Earlier today, NASA’s Ingenuity Mars helicopter became the first aircraft to make a controlled flight on another planet. The solar-powered helicopter became airborne at 3:34 AM (ET) which was at a local time on Mars that was determined to likely feature optimal energy and flight conditions. Data indicates Ingenuity climbed to its prescribed altitude of 10 feet and maintained a stable hover for 30 seconds. It then descended and touched back down on the surface of Mars after logging a total of 39.1 seconds of flight. This was an important test for the helicopter which was full of unknowns as Mars has an extremely thin atmosphere and significantly lower gravity than Earth.
This Mars mission began in late July 2020 with an Atlas V rocket launch at Cape Canaveral Space Station in Florida. More than six months later, the advanced rover named Perseverance and the helicopter named Ingenuity landed successfully on Mars and will spend the next couple of years searching for ancient life and exploring the planet’s surface.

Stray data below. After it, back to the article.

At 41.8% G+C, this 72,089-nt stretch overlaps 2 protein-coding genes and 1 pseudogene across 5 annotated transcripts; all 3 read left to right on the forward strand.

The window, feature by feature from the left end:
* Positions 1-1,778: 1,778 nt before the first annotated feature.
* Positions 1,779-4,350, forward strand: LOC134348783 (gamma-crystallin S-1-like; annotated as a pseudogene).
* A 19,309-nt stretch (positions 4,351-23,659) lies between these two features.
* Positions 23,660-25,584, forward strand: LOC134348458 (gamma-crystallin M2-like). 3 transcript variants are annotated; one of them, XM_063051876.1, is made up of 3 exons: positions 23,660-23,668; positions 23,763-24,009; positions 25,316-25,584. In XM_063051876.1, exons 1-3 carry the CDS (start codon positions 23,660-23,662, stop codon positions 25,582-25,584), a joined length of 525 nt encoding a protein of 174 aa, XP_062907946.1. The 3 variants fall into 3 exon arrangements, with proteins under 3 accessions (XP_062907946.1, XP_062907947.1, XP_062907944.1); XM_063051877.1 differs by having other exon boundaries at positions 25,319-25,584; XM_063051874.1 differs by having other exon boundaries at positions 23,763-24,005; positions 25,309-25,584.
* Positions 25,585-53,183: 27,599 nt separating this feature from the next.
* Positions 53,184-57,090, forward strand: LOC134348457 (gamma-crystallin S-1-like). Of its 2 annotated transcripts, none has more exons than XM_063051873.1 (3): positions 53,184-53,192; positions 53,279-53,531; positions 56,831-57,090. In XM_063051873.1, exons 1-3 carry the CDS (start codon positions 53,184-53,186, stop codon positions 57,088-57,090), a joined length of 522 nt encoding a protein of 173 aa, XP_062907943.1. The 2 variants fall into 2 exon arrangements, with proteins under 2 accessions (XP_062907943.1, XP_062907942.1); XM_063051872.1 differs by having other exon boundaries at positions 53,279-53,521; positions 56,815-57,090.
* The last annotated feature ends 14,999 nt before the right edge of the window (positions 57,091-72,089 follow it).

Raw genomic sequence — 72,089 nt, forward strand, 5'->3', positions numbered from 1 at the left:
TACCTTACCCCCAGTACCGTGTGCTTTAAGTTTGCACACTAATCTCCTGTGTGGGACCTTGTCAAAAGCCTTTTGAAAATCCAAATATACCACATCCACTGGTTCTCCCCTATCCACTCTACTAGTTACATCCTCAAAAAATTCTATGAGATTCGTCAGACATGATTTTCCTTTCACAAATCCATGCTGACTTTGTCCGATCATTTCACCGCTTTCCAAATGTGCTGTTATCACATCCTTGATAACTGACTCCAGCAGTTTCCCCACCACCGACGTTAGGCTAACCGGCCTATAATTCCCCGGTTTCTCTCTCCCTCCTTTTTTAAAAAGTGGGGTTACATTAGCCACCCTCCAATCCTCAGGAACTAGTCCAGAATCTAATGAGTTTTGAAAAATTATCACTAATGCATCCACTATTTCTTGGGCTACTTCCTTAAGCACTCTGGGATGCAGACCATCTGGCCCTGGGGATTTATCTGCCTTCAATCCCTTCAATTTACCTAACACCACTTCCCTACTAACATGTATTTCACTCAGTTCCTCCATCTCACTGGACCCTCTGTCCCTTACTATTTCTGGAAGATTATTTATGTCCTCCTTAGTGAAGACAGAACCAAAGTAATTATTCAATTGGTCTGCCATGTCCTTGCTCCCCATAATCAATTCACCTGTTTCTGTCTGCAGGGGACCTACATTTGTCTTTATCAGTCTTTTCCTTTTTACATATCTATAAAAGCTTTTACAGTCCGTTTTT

Ingenuity which has now become the first rotorcraft used beyond Earth is only 19 inches tall and weighs just under 4 pounds. It had been tucked up in the belly of Perseverance since the summer of 2020. Ingenuity’s initial flight demonstration was autonomous – piloted by onboard guidance, navigation, and control systems running algorithms developed by the team at JPL. Because data must be sent to and returned from the Red Planet over hundreds of millions of miles using orbiting satellites and NASA’s Deep Space Network, Ingenuity cannot be flown with a joystick, and its flight was not observable from Earth in real time. To make the brief first flight, Ingenuity had to overcome Mars’s super-thin atmosphere which makes it more difficult for the helicopters’ blades, spinning at about 2,500 revolutions per minute, to generate lift. The Mars atmosphere is made up mostly of carbon dioxide with only 1% of the pressure at the surface compared to our planet and it has a significantly lower gravity – one-third that of Earth’s. Parked about 211 feet during Ingenuity’s historic first flight, the Perseverance rover not only acted as a communications relay between the helicopter and Earth, but also chronicled the flight operations with its cameras. The pictures from the rover imagers will provide additional data on the helicopter’s flight.
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